“It’s not just a storybook, it’s actual learning. It is colourful and I tried to make it as simplistic as possible while still keeping the essence of the academics behind marine biology.”
Apart from wanting to educate children about the environment, especially those interested in marine biology, Khan-Roberts also had deeply personal reasons to write the book. That January, her husband was a victim of crime which made her realise how fragile life was. She was also the mother of a newborn baby, and wanted to do all she could with the time and knowledge she has now.
“The process of writing the book was basically at 3 am or 4 am, for half an hour, when the baby was asleep or between feeding times."
The self-published book is available on Amazon, and at Nigel R Khan Booksellers in Marabella, Scribbles and Quills in Chaguanas and Keith Khan’s Books in San Fernando.
She said the reception to the book has been heartwarming and surprising.
“I purchased an initial stock of 50 books and thought to myself that I couldn’t find 50 people who wanted the book.
“I just put it up (on social media) that I wrote the book and from there, the response kind of snowballed on its own. So, my 50 copies that I ordered are finished.
“I’m actually still shocked that I was able to find 50 people who wanted my book. It even reached the point where a Trini marine biologist, who doesn’t live in TT, bought the book and has been lobbying for it to be put into schools.”
Let’s Read TT, an NGO promoting childhood literacy in TT, has also been lobbying for the book to be placed in schools.
Khan-Roberts said she would be happy if the book is included on booklists.
“It’s a good book to help understand the key concepts of marine biology and help children understand if they want to do it or not.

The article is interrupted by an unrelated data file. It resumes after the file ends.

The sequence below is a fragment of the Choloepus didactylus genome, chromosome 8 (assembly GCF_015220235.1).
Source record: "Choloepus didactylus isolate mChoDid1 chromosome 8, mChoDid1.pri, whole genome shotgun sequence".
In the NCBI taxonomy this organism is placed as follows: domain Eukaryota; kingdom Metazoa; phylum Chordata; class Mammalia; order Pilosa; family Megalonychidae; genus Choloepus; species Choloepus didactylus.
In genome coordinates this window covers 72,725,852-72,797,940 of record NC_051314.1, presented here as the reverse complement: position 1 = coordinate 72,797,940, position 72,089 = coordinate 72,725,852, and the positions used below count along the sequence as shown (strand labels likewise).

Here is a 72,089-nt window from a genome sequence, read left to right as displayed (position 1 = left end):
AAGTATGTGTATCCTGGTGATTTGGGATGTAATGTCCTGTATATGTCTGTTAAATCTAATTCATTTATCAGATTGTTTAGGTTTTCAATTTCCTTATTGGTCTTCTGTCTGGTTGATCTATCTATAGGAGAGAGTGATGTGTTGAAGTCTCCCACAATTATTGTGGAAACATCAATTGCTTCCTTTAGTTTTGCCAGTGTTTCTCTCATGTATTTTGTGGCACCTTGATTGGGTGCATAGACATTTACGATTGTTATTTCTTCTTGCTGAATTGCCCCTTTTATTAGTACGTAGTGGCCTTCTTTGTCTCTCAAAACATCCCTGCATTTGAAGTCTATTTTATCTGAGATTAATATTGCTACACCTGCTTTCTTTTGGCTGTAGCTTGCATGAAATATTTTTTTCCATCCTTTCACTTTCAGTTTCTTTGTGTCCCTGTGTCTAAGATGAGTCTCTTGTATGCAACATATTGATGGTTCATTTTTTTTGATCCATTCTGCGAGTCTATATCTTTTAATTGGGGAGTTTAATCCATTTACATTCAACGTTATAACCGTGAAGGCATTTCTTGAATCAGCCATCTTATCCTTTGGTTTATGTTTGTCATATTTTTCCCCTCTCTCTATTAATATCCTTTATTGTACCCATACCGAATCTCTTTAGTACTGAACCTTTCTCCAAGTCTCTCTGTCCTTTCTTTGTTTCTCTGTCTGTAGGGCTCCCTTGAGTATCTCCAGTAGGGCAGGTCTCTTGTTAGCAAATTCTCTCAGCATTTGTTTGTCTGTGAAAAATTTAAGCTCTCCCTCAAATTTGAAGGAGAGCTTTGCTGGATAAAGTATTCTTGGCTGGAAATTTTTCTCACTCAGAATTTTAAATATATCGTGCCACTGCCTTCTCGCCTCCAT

“I think the book is a good thing to have in schools and for children to have access to it.”
Selected for NALIS’s first-time authors programme, Khan-Roberts’s book will be promoted by the library this year.
Even if children aren’t interested in marine biology, the book is a great way for young children to learn about why they must protect the oceans.
For Khan-Roberts, more work must be done to protect this country’s coastal waters from pollution and improve the laws which govern fisheries.
“We have to get more up-to-date laws (protecting the oceans). We also have to get better protection and implement the laws needed to protect our marine animals.
“We also need to further educate and empower the people using our oceans like fisherfolk.
“We also need to do work with the general public. If you look at it, our marine litter is ridiculous. We as a country should be ashamed that we have such beautiful beaches, everybody loves the beach but instead of seeing seashells, you are seeing plastic forks.”
As she continues to expand the reach of her current book, Khan-Roberts’s is creating a workbook to go along with it.
“That’s my plan for now. I have lots of stories that have been living in my mind for the past 20 years and hopefully someday, when I do have the ability to do it, I will probably create a world for Mertrina.”
Interested in Khan-Roberts’s book? Contact her at 480-5378, send an email to @email@example.com or check out Marine Minded on Facebook.